• 22  How to connect with first responders before an incident  Call local precinct commander  Local fire chief/battalion chief  Local emergency management office  EMS area supervisors First Responder Info
    • 23 1.EVACUATE 2.HIDE OUT 3.TAKE ACTION Response to an Active Shooter
    • 24  Have an escape route and plan on where to go  Do NOT go to your parking deck  Leave your belongings behind  Keep your hands visible  Crisis leaders should notify security/property management  Issue a “BOLO” EVACUATE
    • 25  Hide in an area out of the shooter’s view  Block entry to your hiding place and lock the door  Silence communications devices HIDE OUT
    • 26  Call 911 when it is safe to do so giving the...  Location physical description of the shooter(s)  Number and type of weapons being used  Number of potential victims at your location  As a last resort and only if your life is in danger, attempt to incapacitate the shooter  Act with physical aggression and throw items at the active shooter Otherwise, wait for the authorities, as the Active Shooter will engage in either "flight or fight." TAKE ACTION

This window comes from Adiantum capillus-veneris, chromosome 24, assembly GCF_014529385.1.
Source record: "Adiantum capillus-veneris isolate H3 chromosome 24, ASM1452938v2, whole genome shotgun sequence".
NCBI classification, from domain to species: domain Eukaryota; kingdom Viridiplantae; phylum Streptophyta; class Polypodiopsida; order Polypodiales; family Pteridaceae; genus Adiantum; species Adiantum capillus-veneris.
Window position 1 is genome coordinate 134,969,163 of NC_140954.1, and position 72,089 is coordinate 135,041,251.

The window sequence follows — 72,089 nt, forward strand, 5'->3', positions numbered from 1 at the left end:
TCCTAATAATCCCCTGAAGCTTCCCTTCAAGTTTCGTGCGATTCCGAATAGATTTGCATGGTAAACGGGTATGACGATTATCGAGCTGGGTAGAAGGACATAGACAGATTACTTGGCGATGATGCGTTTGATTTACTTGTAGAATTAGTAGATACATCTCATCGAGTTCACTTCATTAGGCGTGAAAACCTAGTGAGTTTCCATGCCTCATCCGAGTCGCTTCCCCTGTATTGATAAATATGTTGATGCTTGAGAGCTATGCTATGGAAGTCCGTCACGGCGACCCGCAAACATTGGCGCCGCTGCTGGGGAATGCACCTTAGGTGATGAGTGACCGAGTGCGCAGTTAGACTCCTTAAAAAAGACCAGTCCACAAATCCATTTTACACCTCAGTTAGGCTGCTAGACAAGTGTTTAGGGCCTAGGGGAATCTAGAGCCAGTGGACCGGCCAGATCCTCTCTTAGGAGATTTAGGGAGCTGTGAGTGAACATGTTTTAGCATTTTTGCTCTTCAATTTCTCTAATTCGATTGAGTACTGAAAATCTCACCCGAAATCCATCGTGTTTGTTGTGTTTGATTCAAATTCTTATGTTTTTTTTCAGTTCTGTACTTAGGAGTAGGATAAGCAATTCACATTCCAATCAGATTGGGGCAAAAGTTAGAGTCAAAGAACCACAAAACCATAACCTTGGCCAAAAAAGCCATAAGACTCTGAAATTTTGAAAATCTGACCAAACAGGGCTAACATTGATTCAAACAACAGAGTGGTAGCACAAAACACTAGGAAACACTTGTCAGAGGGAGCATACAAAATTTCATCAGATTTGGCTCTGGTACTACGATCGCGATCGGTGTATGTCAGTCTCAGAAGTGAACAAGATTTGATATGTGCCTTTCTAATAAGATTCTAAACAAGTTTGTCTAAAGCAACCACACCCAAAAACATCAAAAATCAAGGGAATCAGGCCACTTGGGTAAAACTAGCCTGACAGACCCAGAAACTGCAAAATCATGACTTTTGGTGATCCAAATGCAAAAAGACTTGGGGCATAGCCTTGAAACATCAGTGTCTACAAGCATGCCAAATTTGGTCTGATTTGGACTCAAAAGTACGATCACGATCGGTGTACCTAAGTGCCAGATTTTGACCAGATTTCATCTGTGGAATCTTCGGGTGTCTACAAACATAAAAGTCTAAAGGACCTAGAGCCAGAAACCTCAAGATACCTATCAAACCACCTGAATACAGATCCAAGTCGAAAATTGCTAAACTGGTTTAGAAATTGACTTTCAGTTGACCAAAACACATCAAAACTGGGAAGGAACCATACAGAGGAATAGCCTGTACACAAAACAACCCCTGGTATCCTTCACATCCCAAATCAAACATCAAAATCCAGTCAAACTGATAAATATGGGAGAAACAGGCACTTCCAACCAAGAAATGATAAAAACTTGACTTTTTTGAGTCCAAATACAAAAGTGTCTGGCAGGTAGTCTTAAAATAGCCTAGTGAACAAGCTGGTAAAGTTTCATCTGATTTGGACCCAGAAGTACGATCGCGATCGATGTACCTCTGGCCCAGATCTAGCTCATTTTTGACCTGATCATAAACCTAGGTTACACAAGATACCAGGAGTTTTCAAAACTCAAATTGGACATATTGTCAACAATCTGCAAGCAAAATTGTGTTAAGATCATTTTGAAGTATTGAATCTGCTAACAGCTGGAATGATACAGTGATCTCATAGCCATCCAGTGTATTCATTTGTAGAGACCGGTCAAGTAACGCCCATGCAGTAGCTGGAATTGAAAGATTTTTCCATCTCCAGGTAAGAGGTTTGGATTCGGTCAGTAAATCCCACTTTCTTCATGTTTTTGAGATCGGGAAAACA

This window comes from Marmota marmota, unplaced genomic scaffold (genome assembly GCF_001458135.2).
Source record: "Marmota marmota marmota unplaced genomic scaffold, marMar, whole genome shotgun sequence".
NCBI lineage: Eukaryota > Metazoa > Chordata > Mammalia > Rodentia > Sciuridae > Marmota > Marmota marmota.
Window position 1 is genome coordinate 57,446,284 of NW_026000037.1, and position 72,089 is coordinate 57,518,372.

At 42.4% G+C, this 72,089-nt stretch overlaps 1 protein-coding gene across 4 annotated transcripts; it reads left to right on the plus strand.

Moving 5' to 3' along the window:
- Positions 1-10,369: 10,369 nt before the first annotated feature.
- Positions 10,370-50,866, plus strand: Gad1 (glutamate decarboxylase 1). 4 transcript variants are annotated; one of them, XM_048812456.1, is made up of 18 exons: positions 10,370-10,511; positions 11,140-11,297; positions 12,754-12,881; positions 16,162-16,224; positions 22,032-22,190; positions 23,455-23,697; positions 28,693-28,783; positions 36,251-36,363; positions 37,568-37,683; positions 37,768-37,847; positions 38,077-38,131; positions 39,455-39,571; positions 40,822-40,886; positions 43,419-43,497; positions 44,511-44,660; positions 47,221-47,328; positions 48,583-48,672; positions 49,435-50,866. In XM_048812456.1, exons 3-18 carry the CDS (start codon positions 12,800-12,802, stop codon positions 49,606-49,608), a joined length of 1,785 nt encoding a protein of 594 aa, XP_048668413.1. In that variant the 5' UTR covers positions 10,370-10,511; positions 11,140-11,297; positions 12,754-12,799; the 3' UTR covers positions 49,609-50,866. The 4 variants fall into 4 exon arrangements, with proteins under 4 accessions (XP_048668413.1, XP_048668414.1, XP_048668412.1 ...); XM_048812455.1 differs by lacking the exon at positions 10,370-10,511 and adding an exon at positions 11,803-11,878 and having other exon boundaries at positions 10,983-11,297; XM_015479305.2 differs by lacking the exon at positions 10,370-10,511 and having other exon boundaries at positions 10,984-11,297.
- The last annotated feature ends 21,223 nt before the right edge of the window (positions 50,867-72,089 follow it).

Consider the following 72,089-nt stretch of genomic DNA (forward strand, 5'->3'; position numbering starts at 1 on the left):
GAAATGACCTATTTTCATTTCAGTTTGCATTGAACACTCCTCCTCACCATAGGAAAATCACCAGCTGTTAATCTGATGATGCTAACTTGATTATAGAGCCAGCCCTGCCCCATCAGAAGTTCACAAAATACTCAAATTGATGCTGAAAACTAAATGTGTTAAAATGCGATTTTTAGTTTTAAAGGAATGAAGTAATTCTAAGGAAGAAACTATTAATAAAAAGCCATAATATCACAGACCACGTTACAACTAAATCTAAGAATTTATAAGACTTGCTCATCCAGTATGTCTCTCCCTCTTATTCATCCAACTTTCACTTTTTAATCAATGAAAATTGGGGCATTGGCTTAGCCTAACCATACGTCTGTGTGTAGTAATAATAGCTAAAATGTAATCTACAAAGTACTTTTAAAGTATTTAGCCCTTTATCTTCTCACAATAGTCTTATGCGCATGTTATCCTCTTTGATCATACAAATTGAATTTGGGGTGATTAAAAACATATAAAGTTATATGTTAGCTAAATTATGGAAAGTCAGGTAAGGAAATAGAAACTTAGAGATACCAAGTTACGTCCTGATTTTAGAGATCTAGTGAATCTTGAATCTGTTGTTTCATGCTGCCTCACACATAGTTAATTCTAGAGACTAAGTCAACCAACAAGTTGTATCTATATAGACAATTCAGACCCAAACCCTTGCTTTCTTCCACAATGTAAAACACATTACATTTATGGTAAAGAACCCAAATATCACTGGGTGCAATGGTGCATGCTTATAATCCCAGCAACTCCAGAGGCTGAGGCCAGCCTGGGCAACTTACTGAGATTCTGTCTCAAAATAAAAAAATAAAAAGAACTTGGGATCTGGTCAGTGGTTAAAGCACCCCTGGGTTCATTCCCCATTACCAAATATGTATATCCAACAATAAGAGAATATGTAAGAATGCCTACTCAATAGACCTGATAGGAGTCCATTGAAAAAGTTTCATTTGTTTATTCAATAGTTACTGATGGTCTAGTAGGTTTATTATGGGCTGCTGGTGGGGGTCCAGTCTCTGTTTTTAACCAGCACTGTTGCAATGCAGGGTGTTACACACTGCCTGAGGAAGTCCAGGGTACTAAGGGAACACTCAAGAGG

• 27  Officers will usually be in teams  May be in uniform or tactical gear  May be armed with rifles or shotguns  First responders won't help victims until threat is neutralized When Law Enforcement Arrives
    • 28  Remain calm  Follow directions  Keep hands visible  Avoid sudden movements  Avoid pointing, screaming, yelling, etc.  Expect to be detained When Law Enforcement Arrives (cont’d)